CC BY-NC-ND 4.0 · Endosc Int Open 2018; 06(03): E279-E280
DOI: 10.1055/s-0043-124967
Owner and Copyright © Georg Thieme Verlag KG 2018

Colorectal polyp characterization: Is my computer better than me?

Roshan Patel
University of California, San Francisco, California, United States
Bill Scuba
University of Utah, Salt Lake City, Utah, United States
Roy Soetikno
San Francisco Veterans Affairs Healthcare System, San Francisco, California, United States
Tonya Kaltenbach
University of California, San Francisco, California, United States
San Francisco Veterans Affairs Healthcare System, San Francisco, California, United States
› Author Affiliations
Further Information

Publication History

Publication Date:
01 March 2018 (online)

Scientists and engineers have created computers that can play games with us [1] [2] [3]. In chess, these computers are as good, if not better, as the world class champions. Because they can be better, these computers allow us to learn from them. In turn, we become better. In medicine, similar systems allow the development of computer aided diagnosis (CAD), which provide suggested diagnosis to assist us [4] [5] [6] [7]. In gastroenterology, preliminary studies showed the feasibility of CAD for diagnosing colorectal lesions in computed tomography colonography [4] [5] [6].

CAD applied during colonoscopy for colorectal cancer screening has great promise for detection and diagnosis of colorectal neoplasms. Nonpolypoid colorectal neoplasms and sessile serrated adenoma/polyps can be difficult to detect. Their appearance is subtly different than that of normal surrounding mucosa. They may be slightly red or they may have an overlying mucous cap. In addition, optical diagnosis of these nonpolyoid lesions can be less precise. Precision, on the other hand, is highly desirable as it has the potential to improve our management of polyps found at colonoscopy [8] [9] [10] because optical diagnosis can improve efficiency and reduce overall cost of screening colonoscopy. High precision can lead the practice of leaving in situ diminutive hyperplastic polyps of the rectosigmoid colon, resecting diminutive adenomas without histologic evaluation and referring polyps with submucosal invasion or advanced cancer to surgery. CAD can use Narrow-Band Imaging International Colorectal Endoscopic (NICE) classification using narrow-band imaging (NBI) with or without magnification [11].

A CAD system is essentially a math equation with many variable parameters. Through a process of cleverly directed trial and error, the parameters are adjusted based on training images, where a group of correctly identified images are presented. The changes that improve the equation’s ability to correctly categorize an image are kept and those that reduce its ability are discarded until no more improvements can be made.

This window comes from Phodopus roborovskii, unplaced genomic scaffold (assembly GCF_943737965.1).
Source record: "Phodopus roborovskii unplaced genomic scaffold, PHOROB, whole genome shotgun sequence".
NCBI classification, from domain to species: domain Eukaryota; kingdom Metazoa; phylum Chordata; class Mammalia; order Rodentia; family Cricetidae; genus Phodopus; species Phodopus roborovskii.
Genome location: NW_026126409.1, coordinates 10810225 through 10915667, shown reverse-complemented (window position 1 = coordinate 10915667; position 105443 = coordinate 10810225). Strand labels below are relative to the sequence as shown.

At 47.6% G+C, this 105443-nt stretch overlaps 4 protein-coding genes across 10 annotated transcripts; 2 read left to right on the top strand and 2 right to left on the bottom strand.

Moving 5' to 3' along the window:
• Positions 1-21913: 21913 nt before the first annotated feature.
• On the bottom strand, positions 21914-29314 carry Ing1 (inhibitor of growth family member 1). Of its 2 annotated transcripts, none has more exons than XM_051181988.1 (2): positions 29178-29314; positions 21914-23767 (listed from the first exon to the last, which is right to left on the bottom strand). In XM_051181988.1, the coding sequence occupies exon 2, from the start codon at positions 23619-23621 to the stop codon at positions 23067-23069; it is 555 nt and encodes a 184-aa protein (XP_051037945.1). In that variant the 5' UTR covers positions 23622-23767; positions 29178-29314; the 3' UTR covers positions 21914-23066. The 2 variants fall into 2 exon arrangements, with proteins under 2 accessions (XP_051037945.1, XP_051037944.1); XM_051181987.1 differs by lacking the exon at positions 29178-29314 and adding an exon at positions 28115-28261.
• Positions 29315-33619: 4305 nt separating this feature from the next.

In a recent pilot study, Tamai and coauthors assessed the feasibility of CAD for optical diagnosis of colorectal lesions [12]. The team developed a CAD system using magnifying narrow-band images to classify identified polyps as hyperplastic, adenoma, superficial submucosal, and deep submucosal lesions. The software incorporated modified NBI still polyp images to provide qualitative and quantitative characteristics. For the modified images, an experienced endoscopist determined the region of interest from the original still image, converted the NBI image into grayscale, maintained only the vessel color, and removed isolated points and holes. The software then employed Sano’s colorectal magnification NBI classification. The group studied the optical diagnosis performance of CAD in 121 NBI still polyp images (21 hyperplastic, 80 adenoma/superficial submucosal invasion and 20 deep submucosal invasion). The concordance rate of optical diagnosis of the images was 90.9 % between CAD and experienced endoscopists. The methods are limited, such as sample size, training and test set, and the application is for still images. Nevertheless, the results of the study showed the potential of CAD in management of colorectal neoplasms.

While Dr. Tamai and colleagues showed the potential application of CAD for polyp characterization, one could foresee CAD’s potential in detection of colorectal lesions as well. Prototypes have been developed to aid detection of colorectal lesions in which the systems would alert an endoscopist about subtle change that needs further investigation [13].

Endoscopists will not be replaced by CAD. Instead, we are a key component in the performance of the CAD system. Without an endoscopist to correctly identify appropriate training images, the machine learning system cannot learn and cannot perform – it has no context, no way to fix improperly identified images, and no ability to do anything on its own. To perform a colonoscopy, our very extensive knowledge base will still be needed. There are many steps before a lesion needs interpretation. We decide if the patients are suitable for the procedure. We prescribe the appropriate medications based on various considerations. We insert the colonoscope. We have to inspect the surface area of the colon and navigate barriers, such as folds, turns, and stool. We may wash or suction fluids. A significant amount of cognitive and technical work to reach the point to detect and then interpret a polyp is undertaken before CAD can be used. Suggestions by CAD will need to be interpreted in the appropriate clinical settings.

CAD has the potential to significantly change the way we perform endoscopy in the future. Coupling the power of machines with human knowledge and technique will be complementary to our mission to detect, diagnose and remove colorectal lesions, particularly flat lesions [14]. Ultimately, computers may facilitate improvement in colonoscopy performance and help us in our mission to prevent colorectal cancer incidence and mortality.